• All the guests brought gifts for one another.

  • ONE ANOTHER - for reciprocal relationships between three or more
    • He and his brother love each other.

17

Distinguish between AFFECT and EFFECT.

  • AFFECT — a verb, meaning "to influence"
    • The medicine did not affect him.

 

  • EFFECT — a noun, meaning "result" or a verb, meaning "to bring about"
    • The medicine had no side effects.
    • He strives to effect change in public policy.

18

What's the difference between lie and lay?

  • TO LIE — a intransitive verb meaning "to recline"
    • I lie on the bed.

 

  • TO LAY — a  transitive verb meaning "to put" or "to place"
    • I lay the book on the table.

19

What is the first person past tense of "to lie"?

LAY

I lay on the bed.

20

What is the difference between "into" and "in to"?

  • Into = preposition meaning "from outside to inside"
    • He walked INTO the classroom.

 

  • In to = adverb + preposition or infinitve
    • He walked in to tell the class about the program.

21

What does "due to" mean?

"caused by"

it does NOT mean

"because of"

22

Correct or incorrect?

The game was postoned DUE TO rain.

incorrect.

Correct would be 

The game's postponement was DUE TO rain

Remember: only use DUE TO when you could substitute CAUSED BY

23

Only use DUE TO when it can be substituted with ...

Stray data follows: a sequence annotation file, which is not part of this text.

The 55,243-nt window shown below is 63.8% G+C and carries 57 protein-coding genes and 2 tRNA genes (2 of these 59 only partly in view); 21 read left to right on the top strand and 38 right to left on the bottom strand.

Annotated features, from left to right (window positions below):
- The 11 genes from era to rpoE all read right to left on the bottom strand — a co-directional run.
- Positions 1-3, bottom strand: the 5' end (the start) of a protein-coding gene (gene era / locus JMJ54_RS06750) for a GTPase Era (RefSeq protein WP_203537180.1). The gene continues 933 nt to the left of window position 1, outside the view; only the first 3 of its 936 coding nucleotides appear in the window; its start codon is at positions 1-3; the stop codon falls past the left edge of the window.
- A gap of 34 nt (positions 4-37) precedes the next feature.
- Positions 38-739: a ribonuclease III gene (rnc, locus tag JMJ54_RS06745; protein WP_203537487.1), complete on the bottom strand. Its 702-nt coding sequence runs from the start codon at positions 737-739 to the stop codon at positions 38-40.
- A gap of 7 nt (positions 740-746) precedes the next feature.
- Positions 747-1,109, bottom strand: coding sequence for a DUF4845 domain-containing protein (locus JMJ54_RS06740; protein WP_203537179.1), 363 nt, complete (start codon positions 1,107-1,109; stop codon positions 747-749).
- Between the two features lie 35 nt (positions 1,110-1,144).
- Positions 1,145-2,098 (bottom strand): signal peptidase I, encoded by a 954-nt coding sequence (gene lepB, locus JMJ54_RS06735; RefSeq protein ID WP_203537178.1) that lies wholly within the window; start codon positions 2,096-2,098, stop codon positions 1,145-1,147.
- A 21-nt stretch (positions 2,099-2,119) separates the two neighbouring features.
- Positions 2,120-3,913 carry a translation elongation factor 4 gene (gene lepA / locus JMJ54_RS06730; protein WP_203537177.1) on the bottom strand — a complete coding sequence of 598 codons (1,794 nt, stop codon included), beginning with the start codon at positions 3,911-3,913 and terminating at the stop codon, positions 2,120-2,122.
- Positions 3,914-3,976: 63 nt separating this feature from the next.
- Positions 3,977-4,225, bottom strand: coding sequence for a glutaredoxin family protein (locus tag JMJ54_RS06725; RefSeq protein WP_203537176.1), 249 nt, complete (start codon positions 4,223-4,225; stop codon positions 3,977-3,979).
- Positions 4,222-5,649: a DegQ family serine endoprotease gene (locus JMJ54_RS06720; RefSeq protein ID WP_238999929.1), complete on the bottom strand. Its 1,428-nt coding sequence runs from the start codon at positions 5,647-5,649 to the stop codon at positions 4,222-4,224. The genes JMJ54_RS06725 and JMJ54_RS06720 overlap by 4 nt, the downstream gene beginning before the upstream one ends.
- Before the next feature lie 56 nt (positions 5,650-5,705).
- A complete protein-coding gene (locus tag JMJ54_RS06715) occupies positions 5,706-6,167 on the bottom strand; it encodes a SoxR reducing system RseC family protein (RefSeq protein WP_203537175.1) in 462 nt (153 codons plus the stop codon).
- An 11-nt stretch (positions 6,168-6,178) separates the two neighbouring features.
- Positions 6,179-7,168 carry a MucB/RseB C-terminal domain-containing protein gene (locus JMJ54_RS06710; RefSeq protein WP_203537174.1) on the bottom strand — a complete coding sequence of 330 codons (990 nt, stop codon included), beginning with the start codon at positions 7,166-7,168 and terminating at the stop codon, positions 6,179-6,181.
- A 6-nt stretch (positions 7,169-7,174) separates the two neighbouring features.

CAUSED BY

24

What distinguishes BRING vs TAKE?

The DIRECTION of the ACTION

BRING: Action is toward someplace else. The reference point is elsewhere

I will bring her with me to the party

TAKE: Action is away from where you are. The reference point is here. 

She plans to take one suitcase with her to London

25

The social workers went to the house to (bring/take) the frail old woman to a nursing home.

Answer: TAKE

 

"Take" is used for movement that is NOT toward the speaker or writer; use "bring" to indicate action toward the speaker/writer. [Source: ACES]

26

The bell rang on the hour (continually/continuously) all night long.

Answer: CONTINUALLY

"Continual" means over and over again; "continuous" means uninterrupted.

27

So (reluctant, reticent) has Albert been about marriage that his father sought changes to the constitution three years ago to let the crown pass to a princess if Albert abdicates or dies without a child. 

Answer: RELUCTANT

"Reluctant" means hesitant to take actions; "reticent" means reluctant to speak. 

28

Joe Levy of the International Tanning Association (rebuts, refutes) the claims of dermatologists' association and calls North Carolina's law a waste of time.

Answer: REBUTS

"Rebuts" means to argue with someone else's argument; "refute" means to prove an argument incorrect. [ACES]

29

But after almost two months after the rules took (affect, effect), just such a capitalist brawl is breaking out in fron of the courthouse on Fayetville Street. 

EFFECT

The correct expression is "took effect," meaning became effective.

30

The animals (constitute, comprise) the Texas Camel Corps, Baum's tribute to an almost forgotten chapter of the state's history...

CONSTITUTE

Remeber: The whole comprises the parts; the parts consitute the whole.